CNJ staff photo: Tony Bullocks Tegan Mills of Carlsbad takes part in Friday’s breakaway roping competition in the Joe’s Boot Shop Calf Roping event at Curry County Mounted Patrol Arena. Mill roped the calf in 1.8 seconds, but was penalized 10 seconds for breaking early.
By Eric Butler: FNM correspondent
It didn’t take long to figure out that Friday’s calf roping at the Curry County Mounted Patrol Arena would be quite different than most sports events in one respect.
About two contestants, to be precise.
The fourth annual Joe’s Boot Shop Calf Roping began with what is numbered the “00” competition — or, “double-aught,” as the organizers and participants refer to it.
Lane Siggins was the first to go after a calf and rope it from his horse. Siggins, from Ruidoso, is only 15 years and the first of 71 entrants in this event.
The next competitor? A mere 55 years Siggins’ senior, 70-year-old Sherrell Overturff of Slaton, Texas, took his turn.
Despite the age disparity, both were seeking the same prize money. Organizers sought to put ropers of comparable ability in each of the different events that will take place over the three days of the event. On Sunday, the best of the best will vie in the open category and the biggest prize money.
The reasons why both Siggins and Overturff weren’t placed in that category is age: Not enough for Siggins and too much for Overturff, although the latter has plenty of rodeo experience at the highest level behind him.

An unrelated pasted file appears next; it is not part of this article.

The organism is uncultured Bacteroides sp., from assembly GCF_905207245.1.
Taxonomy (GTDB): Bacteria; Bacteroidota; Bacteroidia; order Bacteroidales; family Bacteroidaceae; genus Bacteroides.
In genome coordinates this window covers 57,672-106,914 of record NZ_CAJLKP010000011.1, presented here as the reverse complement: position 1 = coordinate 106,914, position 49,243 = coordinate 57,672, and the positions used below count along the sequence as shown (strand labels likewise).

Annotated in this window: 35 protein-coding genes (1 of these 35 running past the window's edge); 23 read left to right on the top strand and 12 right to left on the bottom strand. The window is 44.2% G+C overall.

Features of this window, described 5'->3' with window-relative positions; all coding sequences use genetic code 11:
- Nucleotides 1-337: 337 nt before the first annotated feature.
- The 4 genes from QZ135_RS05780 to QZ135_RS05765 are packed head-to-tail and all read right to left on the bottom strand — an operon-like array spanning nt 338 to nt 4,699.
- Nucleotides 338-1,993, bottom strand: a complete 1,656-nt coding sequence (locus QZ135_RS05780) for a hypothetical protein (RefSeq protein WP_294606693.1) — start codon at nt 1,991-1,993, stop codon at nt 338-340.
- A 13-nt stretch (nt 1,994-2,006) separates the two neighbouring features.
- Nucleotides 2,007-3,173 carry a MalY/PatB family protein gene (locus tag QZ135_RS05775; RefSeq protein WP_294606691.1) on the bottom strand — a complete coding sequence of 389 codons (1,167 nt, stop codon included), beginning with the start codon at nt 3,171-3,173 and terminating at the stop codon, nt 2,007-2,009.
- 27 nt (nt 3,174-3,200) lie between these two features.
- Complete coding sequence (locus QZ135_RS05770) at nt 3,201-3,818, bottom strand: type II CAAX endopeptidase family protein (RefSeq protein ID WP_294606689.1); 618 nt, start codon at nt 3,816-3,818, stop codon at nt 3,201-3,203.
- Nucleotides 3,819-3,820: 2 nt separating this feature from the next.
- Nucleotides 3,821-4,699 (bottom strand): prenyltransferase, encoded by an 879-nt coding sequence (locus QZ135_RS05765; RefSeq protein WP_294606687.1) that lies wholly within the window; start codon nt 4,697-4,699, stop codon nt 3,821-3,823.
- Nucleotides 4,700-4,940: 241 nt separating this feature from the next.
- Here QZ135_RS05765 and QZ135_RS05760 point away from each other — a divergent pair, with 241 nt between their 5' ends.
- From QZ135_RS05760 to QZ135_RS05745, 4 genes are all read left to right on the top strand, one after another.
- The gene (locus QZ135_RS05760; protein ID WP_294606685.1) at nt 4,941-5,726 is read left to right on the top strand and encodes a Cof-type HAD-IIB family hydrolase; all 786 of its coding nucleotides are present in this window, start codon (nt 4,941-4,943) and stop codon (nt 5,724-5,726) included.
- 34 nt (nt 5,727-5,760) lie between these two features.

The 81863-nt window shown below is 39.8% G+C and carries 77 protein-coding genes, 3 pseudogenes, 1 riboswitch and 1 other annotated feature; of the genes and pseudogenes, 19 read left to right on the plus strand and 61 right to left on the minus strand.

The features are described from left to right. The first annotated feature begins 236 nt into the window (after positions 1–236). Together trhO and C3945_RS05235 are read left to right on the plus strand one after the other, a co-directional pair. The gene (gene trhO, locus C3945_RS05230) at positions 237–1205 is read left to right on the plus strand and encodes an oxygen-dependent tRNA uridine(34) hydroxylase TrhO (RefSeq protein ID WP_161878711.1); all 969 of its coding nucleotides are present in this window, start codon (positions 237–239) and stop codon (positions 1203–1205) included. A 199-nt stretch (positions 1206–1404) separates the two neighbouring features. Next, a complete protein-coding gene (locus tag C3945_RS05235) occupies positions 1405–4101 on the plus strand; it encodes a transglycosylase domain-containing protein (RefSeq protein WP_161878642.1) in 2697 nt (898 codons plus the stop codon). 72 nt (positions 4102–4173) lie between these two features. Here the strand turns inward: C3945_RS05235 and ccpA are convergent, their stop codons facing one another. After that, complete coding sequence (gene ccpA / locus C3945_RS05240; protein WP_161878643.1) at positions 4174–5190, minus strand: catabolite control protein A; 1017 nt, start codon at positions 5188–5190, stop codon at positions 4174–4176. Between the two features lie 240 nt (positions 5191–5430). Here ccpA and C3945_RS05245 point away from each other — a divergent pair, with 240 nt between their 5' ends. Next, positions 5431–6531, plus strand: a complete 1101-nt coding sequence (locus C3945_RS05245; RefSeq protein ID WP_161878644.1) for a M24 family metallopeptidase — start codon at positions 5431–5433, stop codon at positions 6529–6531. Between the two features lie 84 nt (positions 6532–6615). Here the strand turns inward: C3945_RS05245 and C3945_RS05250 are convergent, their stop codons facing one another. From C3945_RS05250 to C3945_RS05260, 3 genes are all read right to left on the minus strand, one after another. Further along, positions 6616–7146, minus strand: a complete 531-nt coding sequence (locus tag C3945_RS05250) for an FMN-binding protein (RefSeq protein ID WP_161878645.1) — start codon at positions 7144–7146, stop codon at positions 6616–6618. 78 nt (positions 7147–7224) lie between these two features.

“I’ve been involved in it for many years,” Overturff said. “I did it in juniors, rodeoed in college and I did PRCA (Professional Rodeo Cowboys Association) for awhile.
“I’ve retired as a school teacher and, now and then, I do this for fun.”
Overturff, on his first attempt, missed the breakaway calf with his lasso. The Texan, however, said he was quite able to jump off his horse and wrestle down the animal.
“If I can get my hands on him,” he said.
Ropers like Siggins and fellow 15-year-old Pryce Harris of Canyon, Texas had a different problem in their first run. Since the calves were nearly the same size as the young cowboys, each had initial difficulty in getting enough leverage to throw the animal to the ground.
Harris did have a good time of 16.38 seconds and was hoping to be in contention when the prize money was handed out at the end of the day.
“I’m not sure what it’s going to be, but it should pay pretty good though,” Harris said. “Hundreds, maybe thousands, I don’t know.”
Asked about competing with men old enough to be his grandfather, Harris said he had no problem with that.
“Some of these guys have been in the NFR (National Finals Rodeo) and stuff. It’s pretty cool roping against them,” Harris said. “Some of them come out and help me a lot. I think most of them are doing it more for the fun, I think. They’re just doing what they love.”